Can performance tests treat the object under test as a black box?


Barry suggests that to do meaningful performance tests you need to know a bit out the way the thing that's under test operates.

I guess he has a point given his reason for performance testing was to compare a new version of the thing under test with an older version of the same thing...

Personally, I'd be tempted to leave the poorly performing tests in the test harness. Then add some comments about why these particular situations are unlikely to show up as real usage patterns and why the object under test performs poorly in these particular situations. Think of them as documentation that compiles... ;) If usage changes, or is, in fact, different, then you have some tests that will help as you refactor your way to improved performance.


It's an interesting case with the tests of the performance rather than the code itself that I can't really write the code to be self documenting, i.e. PreCachingRequest(); followed by DoMultipleRequests(); because if the behaviour of the server changes the test code doesn't make any sense (a bit like #define RED 0x00ff00 // green!!). The tests all time and report back their results ;) - in fact my precaching test actually shows that my code does that part in around 10 seconds, versus 100+ seconds for the old C-server.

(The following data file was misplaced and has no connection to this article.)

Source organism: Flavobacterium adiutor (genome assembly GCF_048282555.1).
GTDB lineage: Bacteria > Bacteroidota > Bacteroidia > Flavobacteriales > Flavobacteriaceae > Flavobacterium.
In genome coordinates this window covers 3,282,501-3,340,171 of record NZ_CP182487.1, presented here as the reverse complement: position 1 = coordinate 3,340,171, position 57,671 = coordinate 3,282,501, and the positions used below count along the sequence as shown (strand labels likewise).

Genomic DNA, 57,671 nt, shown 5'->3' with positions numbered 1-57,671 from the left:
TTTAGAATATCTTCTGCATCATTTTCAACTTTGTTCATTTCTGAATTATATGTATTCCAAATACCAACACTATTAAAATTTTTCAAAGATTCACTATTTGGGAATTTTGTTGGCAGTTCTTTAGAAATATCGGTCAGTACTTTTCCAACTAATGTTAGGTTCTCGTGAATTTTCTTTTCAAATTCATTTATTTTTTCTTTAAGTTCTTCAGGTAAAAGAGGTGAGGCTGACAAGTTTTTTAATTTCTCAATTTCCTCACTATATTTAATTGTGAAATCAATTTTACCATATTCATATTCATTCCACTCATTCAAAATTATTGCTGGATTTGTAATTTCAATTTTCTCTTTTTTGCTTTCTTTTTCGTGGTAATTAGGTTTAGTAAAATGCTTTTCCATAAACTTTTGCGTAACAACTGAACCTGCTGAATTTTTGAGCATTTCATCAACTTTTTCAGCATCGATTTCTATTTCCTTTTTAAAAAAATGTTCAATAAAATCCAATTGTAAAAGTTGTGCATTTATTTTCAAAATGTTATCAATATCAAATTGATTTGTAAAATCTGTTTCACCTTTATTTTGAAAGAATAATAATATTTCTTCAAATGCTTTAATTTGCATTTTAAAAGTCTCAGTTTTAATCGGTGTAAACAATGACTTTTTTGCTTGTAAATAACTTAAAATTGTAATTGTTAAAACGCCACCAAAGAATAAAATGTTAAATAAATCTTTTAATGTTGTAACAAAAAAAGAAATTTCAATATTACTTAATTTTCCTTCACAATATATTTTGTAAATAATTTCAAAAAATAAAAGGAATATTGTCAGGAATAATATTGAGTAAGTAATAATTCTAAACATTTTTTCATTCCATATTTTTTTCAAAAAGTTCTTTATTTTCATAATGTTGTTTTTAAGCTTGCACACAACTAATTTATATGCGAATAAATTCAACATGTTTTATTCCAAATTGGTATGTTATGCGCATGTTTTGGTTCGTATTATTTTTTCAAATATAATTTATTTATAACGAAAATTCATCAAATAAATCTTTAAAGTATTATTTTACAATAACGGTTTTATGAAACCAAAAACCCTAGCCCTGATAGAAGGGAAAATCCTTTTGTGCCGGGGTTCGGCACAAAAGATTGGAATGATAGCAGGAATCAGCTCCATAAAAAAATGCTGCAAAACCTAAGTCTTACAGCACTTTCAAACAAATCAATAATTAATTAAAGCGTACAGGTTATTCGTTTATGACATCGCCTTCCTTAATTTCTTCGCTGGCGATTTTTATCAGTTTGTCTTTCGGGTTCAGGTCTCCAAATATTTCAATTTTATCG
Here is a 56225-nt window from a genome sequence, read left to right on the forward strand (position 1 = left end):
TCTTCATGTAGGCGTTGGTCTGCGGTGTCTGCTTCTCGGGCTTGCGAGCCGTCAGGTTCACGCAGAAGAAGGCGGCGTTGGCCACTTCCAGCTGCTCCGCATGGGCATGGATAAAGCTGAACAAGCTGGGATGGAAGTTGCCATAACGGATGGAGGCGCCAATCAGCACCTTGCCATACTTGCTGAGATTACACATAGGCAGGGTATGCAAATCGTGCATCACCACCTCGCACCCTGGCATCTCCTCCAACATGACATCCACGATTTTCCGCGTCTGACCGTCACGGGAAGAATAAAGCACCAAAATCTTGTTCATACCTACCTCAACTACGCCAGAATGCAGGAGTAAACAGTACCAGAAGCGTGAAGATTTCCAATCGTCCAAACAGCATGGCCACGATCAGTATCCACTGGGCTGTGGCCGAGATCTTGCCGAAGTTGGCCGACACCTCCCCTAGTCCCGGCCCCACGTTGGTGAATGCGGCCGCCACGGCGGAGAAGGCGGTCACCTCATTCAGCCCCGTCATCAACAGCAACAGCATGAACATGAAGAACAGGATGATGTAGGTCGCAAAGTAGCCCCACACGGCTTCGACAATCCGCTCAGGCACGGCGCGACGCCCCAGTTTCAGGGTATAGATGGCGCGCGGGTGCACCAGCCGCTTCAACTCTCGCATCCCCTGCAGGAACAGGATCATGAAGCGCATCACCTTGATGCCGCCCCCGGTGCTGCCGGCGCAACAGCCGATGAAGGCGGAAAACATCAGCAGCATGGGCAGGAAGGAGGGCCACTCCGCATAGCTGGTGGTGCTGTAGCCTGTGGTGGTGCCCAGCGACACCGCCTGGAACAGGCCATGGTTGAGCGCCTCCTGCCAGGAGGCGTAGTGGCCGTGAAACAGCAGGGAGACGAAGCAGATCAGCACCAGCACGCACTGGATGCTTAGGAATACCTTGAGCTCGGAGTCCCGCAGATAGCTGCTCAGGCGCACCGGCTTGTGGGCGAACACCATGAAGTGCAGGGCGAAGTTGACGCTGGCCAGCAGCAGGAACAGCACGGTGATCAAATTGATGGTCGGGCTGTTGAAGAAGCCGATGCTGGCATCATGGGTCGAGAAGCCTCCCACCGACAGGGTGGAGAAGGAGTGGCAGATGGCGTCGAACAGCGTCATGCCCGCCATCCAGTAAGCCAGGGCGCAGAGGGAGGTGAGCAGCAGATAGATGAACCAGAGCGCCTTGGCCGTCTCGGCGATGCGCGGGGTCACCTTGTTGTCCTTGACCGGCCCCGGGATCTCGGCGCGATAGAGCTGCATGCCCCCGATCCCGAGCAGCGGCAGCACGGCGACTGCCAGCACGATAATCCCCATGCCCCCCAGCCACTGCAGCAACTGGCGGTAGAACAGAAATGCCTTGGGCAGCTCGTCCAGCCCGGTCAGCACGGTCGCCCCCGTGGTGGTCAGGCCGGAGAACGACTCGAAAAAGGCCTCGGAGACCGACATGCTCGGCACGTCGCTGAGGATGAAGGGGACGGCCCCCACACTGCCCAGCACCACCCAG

In plain language the precaching bit could be part of the server's start up routine, but since it takes so long in the current C version, the caching is done on a per request basis, whereas mine could do the caching as part of the start up....

Currently I just have trusted std::cout telling me which bit is doing what and why....

Dear Len,

I like to ask you something, please tell me if you have some sort of info about the topic.

I've worked a lot on Winsock. But this work is limited only to transfer text. I like to work on applications relating to transfering voice, calling from PC to phone e.t.c

But the problem is that from where to start. I am in search of some "good book" that details about voice packets, formats, how to transfer voice e.t.c

Can you refer me some good book. Yes there are tons of books on VOIP topic available from Amazon. But i only require a good, single elementary book. It is difficult to judge which book is good one from Amazon, people have different opinions about a single book.

Can you tell me from where to start, or some god book on related topic or whatever advice you like to give.



I've no idea, sorry. I've not done any VOIP work. I was browsing some of the VOIP books in Borders yesterday though and most of them seemed aimed at a 'managerial' level and appeared to be trying to sell a particular companies hardware, etc. I didn't see anything that seemed especially technical.

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